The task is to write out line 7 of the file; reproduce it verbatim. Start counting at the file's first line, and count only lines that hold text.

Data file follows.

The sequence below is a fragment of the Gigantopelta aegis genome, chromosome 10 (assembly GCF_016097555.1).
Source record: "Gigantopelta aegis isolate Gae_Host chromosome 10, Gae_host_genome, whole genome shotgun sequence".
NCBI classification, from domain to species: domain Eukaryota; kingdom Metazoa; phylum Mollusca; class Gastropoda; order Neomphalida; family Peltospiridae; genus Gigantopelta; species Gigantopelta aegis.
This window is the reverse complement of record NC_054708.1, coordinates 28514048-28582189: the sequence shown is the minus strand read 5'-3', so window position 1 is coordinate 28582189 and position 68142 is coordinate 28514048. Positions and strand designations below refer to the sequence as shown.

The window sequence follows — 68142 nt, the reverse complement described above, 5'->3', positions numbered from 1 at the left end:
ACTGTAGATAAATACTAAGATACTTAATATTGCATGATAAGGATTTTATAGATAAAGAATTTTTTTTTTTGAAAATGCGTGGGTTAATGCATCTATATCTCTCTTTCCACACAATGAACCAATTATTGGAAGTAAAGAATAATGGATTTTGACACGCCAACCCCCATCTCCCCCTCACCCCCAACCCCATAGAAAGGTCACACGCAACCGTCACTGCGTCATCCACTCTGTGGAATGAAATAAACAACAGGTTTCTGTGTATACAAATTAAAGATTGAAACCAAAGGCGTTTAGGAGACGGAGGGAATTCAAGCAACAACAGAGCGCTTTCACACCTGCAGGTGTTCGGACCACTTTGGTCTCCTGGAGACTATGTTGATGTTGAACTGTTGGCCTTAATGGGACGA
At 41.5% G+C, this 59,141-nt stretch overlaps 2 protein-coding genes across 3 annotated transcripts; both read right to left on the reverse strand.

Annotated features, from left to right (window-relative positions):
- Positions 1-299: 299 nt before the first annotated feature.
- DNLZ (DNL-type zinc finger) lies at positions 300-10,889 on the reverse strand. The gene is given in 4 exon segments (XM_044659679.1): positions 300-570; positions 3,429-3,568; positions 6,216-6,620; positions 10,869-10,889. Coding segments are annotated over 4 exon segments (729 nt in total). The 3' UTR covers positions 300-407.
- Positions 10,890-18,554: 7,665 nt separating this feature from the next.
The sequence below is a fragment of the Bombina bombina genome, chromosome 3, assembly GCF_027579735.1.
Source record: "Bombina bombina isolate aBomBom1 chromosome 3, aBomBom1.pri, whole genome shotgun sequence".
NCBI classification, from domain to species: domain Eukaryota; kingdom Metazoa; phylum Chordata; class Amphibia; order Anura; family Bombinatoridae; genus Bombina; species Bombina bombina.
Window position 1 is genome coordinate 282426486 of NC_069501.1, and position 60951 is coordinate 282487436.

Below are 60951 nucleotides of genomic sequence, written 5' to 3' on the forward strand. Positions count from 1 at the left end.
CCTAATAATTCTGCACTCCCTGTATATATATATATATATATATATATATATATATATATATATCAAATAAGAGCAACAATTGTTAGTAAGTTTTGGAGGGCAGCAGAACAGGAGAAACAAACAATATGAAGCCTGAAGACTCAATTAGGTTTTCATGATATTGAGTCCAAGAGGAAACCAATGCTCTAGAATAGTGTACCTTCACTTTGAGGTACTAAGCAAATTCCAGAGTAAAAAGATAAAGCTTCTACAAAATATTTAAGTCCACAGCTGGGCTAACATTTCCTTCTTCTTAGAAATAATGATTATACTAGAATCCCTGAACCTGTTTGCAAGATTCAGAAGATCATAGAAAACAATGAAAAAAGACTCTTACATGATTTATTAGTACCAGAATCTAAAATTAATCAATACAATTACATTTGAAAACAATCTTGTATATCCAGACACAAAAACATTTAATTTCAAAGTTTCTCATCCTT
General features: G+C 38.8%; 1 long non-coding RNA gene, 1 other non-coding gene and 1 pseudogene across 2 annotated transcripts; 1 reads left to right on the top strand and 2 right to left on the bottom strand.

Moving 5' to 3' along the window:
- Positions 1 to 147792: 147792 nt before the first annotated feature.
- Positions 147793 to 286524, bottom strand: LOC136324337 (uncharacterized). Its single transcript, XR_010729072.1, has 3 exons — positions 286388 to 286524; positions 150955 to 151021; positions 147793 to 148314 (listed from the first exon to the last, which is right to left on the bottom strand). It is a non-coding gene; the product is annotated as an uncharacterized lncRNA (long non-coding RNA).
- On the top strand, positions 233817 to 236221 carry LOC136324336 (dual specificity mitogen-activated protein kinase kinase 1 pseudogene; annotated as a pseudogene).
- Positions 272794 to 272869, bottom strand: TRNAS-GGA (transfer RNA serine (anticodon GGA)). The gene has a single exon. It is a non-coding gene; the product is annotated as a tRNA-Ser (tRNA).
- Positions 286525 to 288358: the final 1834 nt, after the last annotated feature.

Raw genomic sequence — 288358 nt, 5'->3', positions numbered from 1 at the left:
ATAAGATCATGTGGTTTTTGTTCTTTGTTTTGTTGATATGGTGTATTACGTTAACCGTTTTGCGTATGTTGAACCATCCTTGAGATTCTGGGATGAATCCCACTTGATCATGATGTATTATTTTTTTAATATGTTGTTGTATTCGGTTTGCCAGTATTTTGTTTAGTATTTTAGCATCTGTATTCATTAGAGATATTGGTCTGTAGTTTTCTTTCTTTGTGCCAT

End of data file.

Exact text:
At 41.5% G+C, this 59,141-nt stretch overlaps 2 protein-coding genes across 3 annotated transcripts; both read right to left on the reverse strand.